NEWARK, NEW JERSEY - OCT. 22: Haitian community leaders, immigrant community members, and their supporters gather at the Newark Immigration and Customs Enforcement field office to demand that President Biden's administration stop deportations and restore the right to asylum on Oct. 22, 2021 in Newark, New Jersey. President Biden, who promised to undo the restrictive immigration policy put in place by Donald Trump, has struggled to find a more humane and effective immigration policy. (Photo by Spencer Platt/Getty Images)

According to a report from NBC News, the Biden administration could soon divert Haitian migrants and asylum seekers to a facility in Guantánamo Bay, Cuba before they arrive in the U.S. In the wake of political instability and violence in Haiti, thousands of Haitians are expected to continue fleeing the country, which has led to talks between the White House National Security Council and the Department of Homeland Security about expanding capacity at Guantánamo Bay in anticipation. Haitian immigration advocates say sending these migrants to Guantánamo Bay would be repeating the history of racist practices routinely inflicted upon the Haitian community while also adding another hurdle in their quest for a safer future.

“We know that there is an epidemic of cholera that’s rising in the country,” said Tessa Petit, executive director of Florida Immigrant Coalition. “We know that there are a lot of safety issues. Last Sunday, 17 people were killed by gangs, and that was one incident. My concern is, why is it that the country’s conditions are not taken into consideration to justify humanitarian parole for Haitians?”

If the plan takes place, it would not be the first time the U.S. sent Haitian migrants to the Migrant Operations Center on Guantánamo Bay. While not part of the notorious prison that incarcerated and tortured hundreds of Muslim men at the height of the U.S. invasion of Iraq and Afghanistan, the center has a history of mistreating migrants, especially Haitians. In 1991, over 32,000 Haitian migrants fled Haiti after a military dictatorship overthrew President Jean-Bertrand Aristide. Migrants were taken to Guantánamo Bay to pre-screen their asylum claims. but those who were detained had “no substantive rights” and were punished with solitary confinement when they protested the camp’s poor conditions. According to the Guantánamo Memory Project, women underwent humiliating physical exams and were forced to sleep on the ground like animals, and those who tested positive for HIV were quarantined in a part of the facility called Camp Bulkeley. There, refugees also experienced poor living conditions, such as rotten food and coerced medical testing, and were severely beaten when they demanded information on their seemingly indefinite detainment. Migrants were eventually released when Judge Sterling Johnson Jr. ordered the camp’s closure in 1993, ruling it unconstitutional and describing it as an “HIV prison camp.”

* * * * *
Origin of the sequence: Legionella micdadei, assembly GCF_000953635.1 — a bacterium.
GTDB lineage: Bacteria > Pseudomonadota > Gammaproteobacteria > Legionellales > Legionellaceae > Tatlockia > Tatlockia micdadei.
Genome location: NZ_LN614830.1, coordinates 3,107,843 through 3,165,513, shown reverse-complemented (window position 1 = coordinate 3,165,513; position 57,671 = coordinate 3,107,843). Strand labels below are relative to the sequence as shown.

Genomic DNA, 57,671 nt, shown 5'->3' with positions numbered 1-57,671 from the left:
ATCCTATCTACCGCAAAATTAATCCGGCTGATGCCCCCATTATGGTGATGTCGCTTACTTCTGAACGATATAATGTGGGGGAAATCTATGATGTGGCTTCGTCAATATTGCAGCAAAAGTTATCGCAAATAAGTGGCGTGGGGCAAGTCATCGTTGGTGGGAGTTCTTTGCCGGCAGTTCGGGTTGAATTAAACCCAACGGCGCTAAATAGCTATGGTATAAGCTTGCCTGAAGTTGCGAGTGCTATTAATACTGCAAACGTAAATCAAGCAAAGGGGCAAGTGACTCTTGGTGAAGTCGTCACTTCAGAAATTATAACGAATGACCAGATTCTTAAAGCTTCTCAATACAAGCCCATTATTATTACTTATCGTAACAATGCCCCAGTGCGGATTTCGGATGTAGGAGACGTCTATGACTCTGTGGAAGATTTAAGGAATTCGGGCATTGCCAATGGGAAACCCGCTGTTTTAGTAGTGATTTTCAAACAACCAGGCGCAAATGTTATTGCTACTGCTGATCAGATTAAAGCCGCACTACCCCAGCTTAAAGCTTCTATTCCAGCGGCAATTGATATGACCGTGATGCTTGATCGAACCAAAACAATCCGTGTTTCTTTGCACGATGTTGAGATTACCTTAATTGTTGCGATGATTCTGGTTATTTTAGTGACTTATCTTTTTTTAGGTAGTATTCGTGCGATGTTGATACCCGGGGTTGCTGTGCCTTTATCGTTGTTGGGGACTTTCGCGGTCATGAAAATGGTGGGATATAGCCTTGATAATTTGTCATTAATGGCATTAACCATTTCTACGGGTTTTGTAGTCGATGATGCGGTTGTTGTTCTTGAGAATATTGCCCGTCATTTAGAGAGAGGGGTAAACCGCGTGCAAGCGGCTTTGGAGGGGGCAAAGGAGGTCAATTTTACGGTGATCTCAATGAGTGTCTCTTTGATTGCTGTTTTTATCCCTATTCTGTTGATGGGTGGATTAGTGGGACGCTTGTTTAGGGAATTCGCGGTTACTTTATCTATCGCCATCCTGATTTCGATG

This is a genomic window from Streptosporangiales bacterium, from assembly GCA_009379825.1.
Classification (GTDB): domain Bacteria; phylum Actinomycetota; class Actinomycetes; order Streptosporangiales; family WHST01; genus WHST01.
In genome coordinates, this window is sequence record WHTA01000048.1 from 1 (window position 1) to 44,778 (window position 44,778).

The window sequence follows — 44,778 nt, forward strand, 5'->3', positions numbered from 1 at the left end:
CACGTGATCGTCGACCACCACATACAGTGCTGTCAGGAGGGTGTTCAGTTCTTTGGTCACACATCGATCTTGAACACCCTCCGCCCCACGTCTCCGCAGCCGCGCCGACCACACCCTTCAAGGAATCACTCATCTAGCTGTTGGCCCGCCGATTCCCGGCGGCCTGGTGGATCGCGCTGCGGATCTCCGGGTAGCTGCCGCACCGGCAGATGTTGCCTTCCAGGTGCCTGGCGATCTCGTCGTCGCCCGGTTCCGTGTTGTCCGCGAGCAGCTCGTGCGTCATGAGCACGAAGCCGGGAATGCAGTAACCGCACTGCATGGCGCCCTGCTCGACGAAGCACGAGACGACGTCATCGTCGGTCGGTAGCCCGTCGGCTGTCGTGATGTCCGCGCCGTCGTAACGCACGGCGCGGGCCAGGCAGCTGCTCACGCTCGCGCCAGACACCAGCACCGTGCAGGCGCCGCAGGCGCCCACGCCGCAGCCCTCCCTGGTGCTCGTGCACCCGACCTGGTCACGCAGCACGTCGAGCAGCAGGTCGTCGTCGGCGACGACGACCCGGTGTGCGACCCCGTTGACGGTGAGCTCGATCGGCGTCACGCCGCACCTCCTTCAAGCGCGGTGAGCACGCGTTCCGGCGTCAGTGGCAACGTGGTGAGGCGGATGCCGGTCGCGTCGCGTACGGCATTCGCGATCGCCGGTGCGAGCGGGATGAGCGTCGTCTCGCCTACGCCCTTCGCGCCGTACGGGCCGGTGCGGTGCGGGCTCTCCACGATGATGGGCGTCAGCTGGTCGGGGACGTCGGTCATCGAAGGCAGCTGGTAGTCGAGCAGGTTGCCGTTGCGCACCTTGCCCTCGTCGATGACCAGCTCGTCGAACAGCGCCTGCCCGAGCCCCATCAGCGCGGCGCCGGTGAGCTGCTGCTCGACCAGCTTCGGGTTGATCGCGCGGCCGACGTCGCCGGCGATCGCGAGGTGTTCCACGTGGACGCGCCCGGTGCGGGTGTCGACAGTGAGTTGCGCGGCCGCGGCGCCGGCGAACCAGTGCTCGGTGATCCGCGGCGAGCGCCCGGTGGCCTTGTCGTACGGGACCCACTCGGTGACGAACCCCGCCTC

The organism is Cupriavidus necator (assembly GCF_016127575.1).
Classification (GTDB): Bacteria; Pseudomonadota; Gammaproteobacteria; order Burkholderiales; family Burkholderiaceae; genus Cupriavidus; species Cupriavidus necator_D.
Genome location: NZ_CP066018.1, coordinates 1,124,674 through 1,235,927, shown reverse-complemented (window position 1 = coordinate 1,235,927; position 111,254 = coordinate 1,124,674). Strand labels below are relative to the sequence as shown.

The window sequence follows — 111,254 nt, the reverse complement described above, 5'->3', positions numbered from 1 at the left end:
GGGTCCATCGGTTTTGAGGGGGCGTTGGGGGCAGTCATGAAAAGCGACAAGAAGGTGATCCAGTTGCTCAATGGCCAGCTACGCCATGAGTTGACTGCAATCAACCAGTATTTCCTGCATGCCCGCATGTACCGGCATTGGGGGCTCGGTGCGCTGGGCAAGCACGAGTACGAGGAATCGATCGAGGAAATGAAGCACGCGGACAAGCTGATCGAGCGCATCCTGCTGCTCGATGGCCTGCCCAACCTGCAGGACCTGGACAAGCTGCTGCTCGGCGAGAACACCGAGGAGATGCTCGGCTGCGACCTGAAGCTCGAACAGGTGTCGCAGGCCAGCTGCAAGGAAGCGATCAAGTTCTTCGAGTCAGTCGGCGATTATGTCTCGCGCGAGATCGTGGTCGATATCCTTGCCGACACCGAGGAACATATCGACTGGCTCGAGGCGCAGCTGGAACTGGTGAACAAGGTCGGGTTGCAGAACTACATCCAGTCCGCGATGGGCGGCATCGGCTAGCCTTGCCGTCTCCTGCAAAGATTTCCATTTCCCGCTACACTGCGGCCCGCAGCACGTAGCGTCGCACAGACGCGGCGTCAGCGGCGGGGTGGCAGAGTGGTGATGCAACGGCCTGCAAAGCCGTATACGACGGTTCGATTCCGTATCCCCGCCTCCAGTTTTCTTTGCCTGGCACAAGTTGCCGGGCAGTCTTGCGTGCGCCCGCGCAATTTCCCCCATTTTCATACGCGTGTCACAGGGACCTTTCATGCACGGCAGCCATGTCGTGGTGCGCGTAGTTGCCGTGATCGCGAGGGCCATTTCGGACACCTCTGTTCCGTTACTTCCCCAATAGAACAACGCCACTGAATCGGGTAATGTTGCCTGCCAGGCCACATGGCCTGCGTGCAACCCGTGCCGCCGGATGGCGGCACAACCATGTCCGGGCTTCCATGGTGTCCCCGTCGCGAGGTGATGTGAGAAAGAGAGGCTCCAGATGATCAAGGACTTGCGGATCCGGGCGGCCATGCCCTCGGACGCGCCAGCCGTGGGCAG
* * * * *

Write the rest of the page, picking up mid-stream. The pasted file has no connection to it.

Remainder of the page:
Despite this history, the U.S. is now hoping to expand the Migrant Operations Center to house 400 additional beds.

“The history of Haitian migration to the U.S. is filled with racism, discrimination, mistreatment, and deceit,” said Petit. “The history of Haitians in Guantánamo, an unforgettable example of it, is not yet forgotten. Yet, the Biden Administration is considering reenacting this despicable moment. While they entertain a discourse of help and support to Haitians, the plan to prevent people subjected to a humanitarian crisis to even reach the U.S. main territory—an opportunity granted to other migrants—is the proof of the hypocrisy that has always existed with Haitians, and the different treatment Black migrants are subjected to.”

From September 2021 to September 2022, the Biden administration deported more than 20,000 Haitians. Though Secretary of Homeland Security Alejandro N. Mayorkas extended Temporary Protected Status for Haitians in May 2021, Petit says Haitians need humanitarian parole to allow migrants to work and send money back to their communities at home, which would help their economic situation and reduce forced migration. On Nov. 4, the Haitian Bridge Alliance—along with 288 other undersigners— echoed this sentiment in an official letter to the White House, calling on the Biden administration to prioritize protections for Haitian nationals and provide swift, safe pathways to asylum instead of sending them to Guantánamo Bay.

“It is time that the racism stops,” Petit said. “It is time the mistreatment of Haitians stops. It is time the people of Haiti, my people, get equal treatment. The Biden administration came into Florida and they made promises to the Haitian community, and all we are asking is, as allies, be accountable to the word you gave to the Haitian community.”

Alexandra Martinez is the Senior News Reporter at Prism. She is a Cuban-American writer based in Miami, Florida, with an interest in immigration, the economy, gender justice, and the environment. Her work...